It is honourable and commendable that, instead of licking the shoes of these two faceless men crippling the development of the country, Mrs Buhari spoke the mind of Nigerians. Perhaps, if Mrs Buhari were not Mr Buhari’s wife, she would have been in jail by now or gone missing for good.


Mr Buhari, on the other hand, is a different narrative. Mr Buhari has infamously proven to be an antithesis of Mrs Buhari. The saying: Once a soldier, always a soldier, describes the unrepentant Daura general, the unelectable Mr Buhari who after three failed attempts at becoming the president of Nigeria succeeded in 2015.


Mr Buhari’s disposition before and after 2015 has not changed, it has only been magnified by the flashlight of democracy. Mr Buhari, in spite of his exposed persona and agendas, is still the same religious fanatic and nepotistic despot. Since the inception of his complaint-ridden administration, these qualities have further helped to alienate him from Nigerians.


Then came Mr Buhari’s November 30, 2018 Church Times article titled ‘Don’t politicise religion in Nigeria’, which seemingly read like something written with the pen of an intellectual with Mr Buhari’s name glossily printed on it. Why cry about religion now he is president? A critical interrogation of this article would suffice in exposing the hypocritical tendencies of Mr Buhari.


In the fourth paragraph of the article, Mr Buahri said, “Along with the millions of Christians in Nigeria today, I believe in peace, tolerance, and reconciliation.” Conversely, Mr Buhari was quoted sometime in 2001 to have said, “God willing, we will not stop the agitation for the total implementation of the Sharia in the country.” Even the blind could see that there is no peace and tolerance in that statement. Again, after Mr Buhari lost the 2011 presidential election, he warned, “If what happened in 2011 should happen again in 2015, by the grace of God, the dog and the baboon would all be soaked in blood.” There is no tolerance and reconciliation in that barbaric declaration.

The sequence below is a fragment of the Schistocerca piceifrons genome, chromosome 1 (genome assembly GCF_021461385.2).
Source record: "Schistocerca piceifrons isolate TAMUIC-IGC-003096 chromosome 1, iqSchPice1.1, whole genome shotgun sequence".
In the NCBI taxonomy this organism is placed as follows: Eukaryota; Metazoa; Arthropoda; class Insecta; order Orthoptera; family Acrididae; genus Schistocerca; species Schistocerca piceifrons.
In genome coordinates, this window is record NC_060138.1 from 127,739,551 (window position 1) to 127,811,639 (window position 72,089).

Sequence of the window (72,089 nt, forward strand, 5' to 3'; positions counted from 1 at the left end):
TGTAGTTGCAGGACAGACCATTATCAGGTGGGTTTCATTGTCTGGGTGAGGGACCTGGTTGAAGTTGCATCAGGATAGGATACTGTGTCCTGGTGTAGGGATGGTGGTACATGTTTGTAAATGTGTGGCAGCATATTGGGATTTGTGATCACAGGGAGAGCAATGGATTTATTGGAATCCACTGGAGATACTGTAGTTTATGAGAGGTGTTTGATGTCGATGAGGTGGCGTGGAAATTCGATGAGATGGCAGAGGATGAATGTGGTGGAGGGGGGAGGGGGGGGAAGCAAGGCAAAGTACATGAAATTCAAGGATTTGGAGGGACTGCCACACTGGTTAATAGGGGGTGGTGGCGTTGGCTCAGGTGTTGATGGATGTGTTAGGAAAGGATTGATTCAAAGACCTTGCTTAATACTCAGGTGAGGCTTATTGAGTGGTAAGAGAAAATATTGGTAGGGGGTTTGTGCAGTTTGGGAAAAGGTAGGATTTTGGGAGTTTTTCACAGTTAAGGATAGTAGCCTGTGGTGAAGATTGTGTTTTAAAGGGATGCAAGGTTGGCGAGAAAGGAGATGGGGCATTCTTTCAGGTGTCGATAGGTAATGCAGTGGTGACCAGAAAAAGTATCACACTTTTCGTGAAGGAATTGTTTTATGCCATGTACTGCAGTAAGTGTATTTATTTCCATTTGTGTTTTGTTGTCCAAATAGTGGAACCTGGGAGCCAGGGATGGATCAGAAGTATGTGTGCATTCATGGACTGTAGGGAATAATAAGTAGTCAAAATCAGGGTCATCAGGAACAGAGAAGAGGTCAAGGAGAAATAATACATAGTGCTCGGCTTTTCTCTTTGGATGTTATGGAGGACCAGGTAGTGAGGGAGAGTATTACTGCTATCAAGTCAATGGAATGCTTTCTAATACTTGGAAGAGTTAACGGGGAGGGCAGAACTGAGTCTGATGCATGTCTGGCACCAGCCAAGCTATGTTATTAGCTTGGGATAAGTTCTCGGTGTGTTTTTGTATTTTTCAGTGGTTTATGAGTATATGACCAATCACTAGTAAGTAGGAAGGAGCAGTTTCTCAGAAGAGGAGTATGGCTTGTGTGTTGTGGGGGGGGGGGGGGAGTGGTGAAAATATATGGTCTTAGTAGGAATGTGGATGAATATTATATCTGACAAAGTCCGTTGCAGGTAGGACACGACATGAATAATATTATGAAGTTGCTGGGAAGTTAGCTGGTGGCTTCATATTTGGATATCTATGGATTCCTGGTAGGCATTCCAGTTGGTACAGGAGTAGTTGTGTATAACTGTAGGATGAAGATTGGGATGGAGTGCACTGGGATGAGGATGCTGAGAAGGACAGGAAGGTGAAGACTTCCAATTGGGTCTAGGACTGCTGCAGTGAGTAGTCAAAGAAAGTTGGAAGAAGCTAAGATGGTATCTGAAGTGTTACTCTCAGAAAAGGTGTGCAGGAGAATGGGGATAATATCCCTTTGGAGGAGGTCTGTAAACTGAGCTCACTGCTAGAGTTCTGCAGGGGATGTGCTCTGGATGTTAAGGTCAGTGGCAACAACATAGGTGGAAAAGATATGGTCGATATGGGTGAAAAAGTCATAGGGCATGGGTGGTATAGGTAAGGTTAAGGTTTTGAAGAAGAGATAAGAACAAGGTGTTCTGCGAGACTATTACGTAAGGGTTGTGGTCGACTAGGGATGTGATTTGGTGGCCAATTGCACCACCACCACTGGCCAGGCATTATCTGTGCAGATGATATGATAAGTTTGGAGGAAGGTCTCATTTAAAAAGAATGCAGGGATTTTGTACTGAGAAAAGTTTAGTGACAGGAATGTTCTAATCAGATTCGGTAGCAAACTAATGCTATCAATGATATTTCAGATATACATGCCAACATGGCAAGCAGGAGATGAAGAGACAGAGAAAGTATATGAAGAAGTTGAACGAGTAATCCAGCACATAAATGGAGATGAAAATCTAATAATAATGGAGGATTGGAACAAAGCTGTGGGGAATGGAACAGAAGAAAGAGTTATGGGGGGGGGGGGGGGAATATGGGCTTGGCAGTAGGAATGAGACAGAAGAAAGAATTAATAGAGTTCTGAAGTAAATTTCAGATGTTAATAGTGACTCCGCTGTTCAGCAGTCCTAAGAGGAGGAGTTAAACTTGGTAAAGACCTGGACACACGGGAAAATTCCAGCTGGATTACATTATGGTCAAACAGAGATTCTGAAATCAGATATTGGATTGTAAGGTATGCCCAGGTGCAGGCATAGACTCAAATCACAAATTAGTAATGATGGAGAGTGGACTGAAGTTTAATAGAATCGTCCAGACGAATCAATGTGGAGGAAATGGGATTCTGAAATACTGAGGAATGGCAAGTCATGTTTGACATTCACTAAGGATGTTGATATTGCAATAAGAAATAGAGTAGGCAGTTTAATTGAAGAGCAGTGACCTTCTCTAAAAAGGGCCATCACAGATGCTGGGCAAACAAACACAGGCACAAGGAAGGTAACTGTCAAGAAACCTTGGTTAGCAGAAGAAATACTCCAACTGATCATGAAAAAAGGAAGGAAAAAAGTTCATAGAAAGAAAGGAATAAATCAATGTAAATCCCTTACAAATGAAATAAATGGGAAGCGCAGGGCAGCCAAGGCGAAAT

In the same article, Mr Buhari also said, “This is not the first time that I—nor, indeed, my Christian-Muslim evenly split cabinet—have been the subject of such nonsense.” Everyone knows that Mr Buhari’s cabinet is lopsided Northwards. Federal jobs and appointments favour his tribe people than other tribes. On Boko Haram, he said, “Since my administration has been in power, Boko Haram has been significantly and fatally degraded.” It is interesting to know that before the publication of Mr Buhari’s Church Times article about one hundred Nigerian soldiers were killed by Boko Haram in their Metele barracks in Borno State. Some weeks later, on December 6, Boko Haram raided some communities in Rann, Kala Balge in Borno and killed some people as well.


About the nomadic herdsmen and settled farmers crisis, Mr Buhari, in the article, said, “At the heart of this discord is access to rural land, exacerbated both by climate change and population growth.” It is typical to expect such banality from a forgetful Mr Buhari. Not that long ago, he accused the Late Muammar Gaddafi’s men for the herdsmen-farmers crisis and killings. At one point, he even accused politicians from the opposition camps for it.